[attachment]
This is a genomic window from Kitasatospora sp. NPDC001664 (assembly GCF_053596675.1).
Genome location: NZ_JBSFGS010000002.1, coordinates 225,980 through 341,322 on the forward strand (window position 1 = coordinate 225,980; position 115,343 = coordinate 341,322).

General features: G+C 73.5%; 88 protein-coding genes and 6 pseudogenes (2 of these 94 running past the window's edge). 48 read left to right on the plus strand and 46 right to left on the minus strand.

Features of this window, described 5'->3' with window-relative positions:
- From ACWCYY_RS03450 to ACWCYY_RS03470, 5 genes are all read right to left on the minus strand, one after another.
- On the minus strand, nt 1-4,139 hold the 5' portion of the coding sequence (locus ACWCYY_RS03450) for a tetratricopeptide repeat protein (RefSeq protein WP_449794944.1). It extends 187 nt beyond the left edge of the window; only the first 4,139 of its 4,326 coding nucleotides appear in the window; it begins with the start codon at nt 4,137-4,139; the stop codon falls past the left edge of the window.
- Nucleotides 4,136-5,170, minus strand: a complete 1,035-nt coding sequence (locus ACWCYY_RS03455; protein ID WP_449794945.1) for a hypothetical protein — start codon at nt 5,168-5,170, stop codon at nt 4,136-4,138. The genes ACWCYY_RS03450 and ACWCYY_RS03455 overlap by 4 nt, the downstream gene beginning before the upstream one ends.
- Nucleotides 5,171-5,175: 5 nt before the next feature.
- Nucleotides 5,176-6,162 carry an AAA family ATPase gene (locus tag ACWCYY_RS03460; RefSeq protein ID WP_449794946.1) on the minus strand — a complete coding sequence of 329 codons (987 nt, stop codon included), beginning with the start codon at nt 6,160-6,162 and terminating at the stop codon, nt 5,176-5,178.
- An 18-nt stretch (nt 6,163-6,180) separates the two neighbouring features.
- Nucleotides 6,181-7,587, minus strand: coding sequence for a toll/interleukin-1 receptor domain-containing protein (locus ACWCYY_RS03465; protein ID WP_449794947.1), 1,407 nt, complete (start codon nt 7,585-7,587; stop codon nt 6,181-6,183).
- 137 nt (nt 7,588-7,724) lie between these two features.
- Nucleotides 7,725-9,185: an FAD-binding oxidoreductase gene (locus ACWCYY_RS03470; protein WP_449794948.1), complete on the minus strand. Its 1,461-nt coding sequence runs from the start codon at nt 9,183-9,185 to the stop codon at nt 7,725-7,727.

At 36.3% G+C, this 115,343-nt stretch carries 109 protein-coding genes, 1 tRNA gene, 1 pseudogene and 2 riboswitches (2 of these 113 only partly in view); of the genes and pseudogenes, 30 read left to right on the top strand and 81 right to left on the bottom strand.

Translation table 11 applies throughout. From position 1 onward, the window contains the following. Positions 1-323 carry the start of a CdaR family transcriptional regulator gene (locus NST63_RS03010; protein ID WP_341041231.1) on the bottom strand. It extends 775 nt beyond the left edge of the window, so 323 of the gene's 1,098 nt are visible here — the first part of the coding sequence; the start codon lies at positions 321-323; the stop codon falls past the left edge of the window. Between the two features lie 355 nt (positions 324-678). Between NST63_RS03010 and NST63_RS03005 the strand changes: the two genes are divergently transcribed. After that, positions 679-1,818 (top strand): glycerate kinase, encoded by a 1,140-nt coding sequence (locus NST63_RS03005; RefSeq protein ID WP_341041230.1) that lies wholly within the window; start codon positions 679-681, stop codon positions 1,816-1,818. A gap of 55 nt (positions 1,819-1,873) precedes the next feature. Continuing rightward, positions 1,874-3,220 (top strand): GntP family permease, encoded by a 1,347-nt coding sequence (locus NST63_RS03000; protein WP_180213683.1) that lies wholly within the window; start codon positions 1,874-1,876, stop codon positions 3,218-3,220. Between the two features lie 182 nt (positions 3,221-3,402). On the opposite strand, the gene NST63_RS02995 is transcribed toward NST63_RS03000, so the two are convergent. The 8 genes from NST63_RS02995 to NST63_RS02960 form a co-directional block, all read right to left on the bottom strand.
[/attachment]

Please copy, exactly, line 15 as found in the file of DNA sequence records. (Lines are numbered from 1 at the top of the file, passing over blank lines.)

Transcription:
Translation table 11 applies throughout. From position 1 onward, the window contains the following. Positions 1-323 carry the start of a CdaR family transcriptional regulator gene (locus NST63_RS03010; protein ID WP_341041231.1) on the bottom strand. It extends 775 nt beyond the left edge of the window, so 323 of the gene's 1,098 nt are visible here — the first part of the coding sequence; the start codon lies at positions 321-323; the stop codon falls past the left edge of the window. Between the two features lie 355 nt (positions 324-678). Between NST63_RS03010 and NST63_RS03005 the strand changes: the two genes are divergently transcribed. After that, positions 679-1,818 (top strand): glycerate kinase, encoded by a 1,140-nt coding sequence (locus NST63_RS03005; RefSeq protein ID WP_341041230.1) that lies wholly within the window; start codon positions 679-681, stop codon positions 1,816-1,818. A gap of 55 nt (positions 1,819-1,873) precedes the next feature. Continuing rightward, positions 1,874-3,220 (top strand): GntP family permease, encoded by a 1,347-nt coding sequence (locus NST63_RS03000; protein WP_180213683.1) that lies wholly within the window; start codon positions 1,874-1,876, stop codon positions 3,218-3,220. Between the two features lie 182 nt (positions 3,221-3,402). On the opposite strand, the gene NST63_RS02995 is transcribed toward NST63_RS03000, so the two are convergent. The 8 genes from NST63_RS02995 to NST63_RS02960 form a co-directional block, all read right to left on the bottom strand.